Can positivity be toxic? We’ll investigate the concept of toxic positivity. From this, we'll learn how we can communicate authentically. 

What is toxic positivity? 

‘Toxic positivity’ is a relatively new term. It refers to positivity to the point of excess. It is predominantly a social media phenomenon. But, it has bled into our behaviour in daily life. Ironically, it fosters a negative culture. One that denies lived experiences and alienates people from a sense of community.

When do I need to be aware of toxic positivity?

Toxic positivity can crop up in a few different ways:

On social media

Instagram is notoriously a highlight reel rather than a window. It’s your prerogative to post whatever you want on social media. You may use your own feed as a way to motivate yourself. For example, if you’re documenting your fitness journey. Nobody has any obligation to anyone else to post lowlights. We can be as private or public as we want. Each person is responsible for their own self-esteem.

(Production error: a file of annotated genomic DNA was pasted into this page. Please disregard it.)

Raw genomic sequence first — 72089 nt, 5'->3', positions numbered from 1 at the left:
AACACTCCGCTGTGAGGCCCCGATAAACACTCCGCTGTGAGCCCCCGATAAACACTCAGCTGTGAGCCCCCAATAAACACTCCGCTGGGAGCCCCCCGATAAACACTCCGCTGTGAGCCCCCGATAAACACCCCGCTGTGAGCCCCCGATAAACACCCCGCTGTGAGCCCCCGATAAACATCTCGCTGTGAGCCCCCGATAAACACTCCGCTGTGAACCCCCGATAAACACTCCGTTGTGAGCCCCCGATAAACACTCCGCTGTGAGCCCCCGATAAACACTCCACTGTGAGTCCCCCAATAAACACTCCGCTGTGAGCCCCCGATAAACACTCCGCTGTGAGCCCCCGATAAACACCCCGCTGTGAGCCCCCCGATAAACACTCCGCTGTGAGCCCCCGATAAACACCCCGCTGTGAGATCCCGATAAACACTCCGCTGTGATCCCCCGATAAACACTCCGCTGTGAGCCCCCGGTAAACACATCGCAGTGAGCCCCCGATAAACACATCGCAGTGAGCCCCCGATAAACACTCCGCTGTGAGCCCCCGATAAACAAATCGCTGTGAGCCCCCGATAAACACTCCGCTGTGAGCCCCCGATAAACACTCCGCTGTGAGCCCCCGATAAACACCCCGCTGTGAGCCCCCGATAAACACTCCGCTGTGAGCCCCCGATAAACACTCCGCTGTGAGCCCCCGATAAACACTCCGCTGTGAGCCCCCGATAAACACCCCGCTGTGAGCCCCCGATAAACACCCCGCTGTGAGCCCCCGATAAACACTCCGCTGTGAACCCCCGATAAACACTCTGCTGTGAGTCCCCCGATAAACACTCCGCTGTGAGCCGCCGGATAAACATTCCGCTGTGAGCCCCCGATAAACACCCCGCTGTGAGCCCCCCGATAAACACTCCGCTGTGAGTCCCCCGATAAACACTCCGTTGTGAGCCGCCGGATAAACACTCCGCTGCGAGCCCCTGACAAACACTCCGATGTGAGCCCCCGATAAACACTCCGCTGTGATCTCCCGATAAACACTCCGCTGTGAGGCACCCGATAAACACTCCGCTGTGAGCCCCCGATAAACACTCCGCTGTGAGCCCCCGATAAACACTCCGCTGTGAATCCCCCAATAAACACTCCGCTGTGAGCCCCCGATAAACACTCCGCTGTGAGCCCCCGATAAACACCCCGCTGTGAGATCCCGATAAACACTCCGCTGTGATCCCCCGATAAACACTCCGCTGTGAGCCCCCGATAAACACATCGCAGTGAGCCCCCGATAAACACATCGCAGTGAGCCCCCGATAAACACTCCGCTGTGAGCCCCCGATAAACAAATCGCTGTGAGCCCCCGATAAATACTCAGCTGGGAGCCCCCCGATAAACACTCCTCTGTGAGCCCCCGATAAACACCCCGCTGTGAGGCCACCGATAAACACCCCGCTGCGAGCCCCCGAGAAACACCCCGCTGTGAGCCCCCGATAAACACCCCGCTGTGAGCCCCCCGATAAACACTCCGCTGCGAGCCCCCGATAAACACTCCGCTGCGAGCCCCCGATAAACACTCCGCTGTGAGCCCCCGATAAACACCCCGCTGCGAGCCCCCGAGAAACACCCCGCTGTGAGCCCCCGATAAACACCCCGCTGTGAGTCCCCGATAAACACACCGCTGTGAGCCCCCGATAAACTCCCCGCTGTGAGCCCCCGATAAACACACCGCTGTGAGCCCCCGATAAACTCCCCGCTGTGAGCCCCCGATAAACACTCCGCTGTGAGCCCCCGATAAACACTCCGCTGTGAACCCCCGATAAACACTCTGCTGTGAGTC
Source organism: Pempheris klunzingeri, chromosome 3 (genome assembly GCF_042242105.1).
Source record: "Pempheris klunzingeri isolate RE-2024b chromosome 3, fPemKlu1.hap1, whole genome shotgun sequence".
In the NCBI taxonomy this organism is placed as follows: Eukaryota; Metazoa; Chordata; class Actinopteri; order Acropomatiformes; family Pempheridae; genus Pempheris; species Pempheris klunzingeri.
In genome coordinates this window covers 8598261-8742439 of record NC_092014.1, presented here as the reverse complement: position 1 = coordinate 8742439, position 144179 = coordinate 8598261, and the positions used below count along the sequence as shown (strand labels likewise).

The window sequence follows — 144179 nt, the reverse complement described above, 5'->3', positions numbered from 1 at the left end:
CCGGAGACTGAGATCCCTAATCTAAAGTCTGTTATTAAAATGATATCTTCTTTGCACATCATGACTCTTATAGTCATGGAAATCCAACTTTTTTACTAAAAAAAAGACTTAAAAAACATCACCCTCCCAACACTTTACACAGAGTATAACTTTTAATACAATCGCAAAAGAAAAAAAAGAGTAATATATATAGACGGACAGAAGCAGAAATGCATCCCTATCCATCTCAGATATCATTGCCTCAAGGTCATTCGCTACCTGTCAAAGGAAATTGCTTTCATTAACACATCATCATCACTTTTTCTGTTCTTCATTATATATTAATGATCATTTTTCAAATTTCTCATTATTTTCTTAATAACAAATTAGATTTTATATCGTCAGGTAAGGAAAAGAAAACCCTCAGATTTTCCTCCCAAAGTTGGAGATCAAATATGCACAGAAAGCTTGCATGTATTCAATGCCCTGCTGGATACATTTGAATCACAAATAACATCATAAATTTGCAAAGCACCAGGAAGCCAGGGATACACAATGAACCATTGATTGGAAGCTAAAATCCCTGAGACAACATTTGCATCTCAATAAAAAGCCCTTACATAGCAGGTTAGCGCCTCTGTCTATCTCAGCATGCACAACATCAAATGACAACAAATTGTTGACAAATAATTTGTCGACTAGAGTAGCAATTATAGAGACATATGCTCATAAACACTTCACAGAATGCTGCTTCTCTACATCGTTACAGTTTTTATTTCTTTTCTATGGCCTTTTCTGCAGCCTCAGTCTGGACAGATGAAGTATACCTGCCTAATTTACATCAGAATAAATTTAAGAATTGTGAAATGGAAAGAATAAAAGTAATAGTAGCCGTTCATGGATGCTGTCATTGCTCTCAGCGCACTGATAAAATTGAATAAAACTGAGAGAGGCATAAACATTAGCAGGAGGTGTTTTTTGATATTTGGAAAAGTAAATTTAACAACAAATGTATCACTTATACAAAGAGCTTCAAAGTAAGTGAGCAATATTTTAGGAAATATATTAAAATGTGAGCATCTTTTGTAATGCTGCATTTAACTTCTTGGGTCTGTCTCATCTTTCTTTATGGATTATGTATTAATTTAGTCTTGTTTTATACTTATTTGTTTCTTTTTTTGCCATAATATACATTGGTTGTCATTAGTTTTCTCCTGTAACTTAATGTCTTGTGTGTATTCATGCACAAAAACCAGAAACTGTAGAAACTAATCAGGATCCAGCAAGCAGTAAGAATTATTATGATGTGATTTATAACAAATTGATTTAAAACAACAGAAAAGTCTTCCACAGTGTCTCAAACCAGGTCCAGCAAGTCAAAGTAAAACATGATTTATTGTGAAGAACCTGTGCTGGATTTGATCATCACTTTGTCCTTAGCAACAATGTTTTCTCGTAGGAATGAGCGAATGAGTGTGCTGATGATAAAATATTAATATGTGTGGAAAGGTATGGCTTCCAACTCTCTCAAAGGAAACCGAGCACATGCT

However, it’s best to keep in mind that social media doesn’t reflect real life. If someone is open about their struggles, it’s likely it helps them to simply document it. If they want a response, it's likely an empathetic one. Toxic positivity can invalidate someone's lived experience.

In the workplace 

Airing concerns or struggles in the workplace can be really nerve-wracking. Often, we are afraid of appearing unprofessional. We fear being judged negatively. This is the perfect opportunity to practice active listening. Active listening is taught in Mental Health First Aid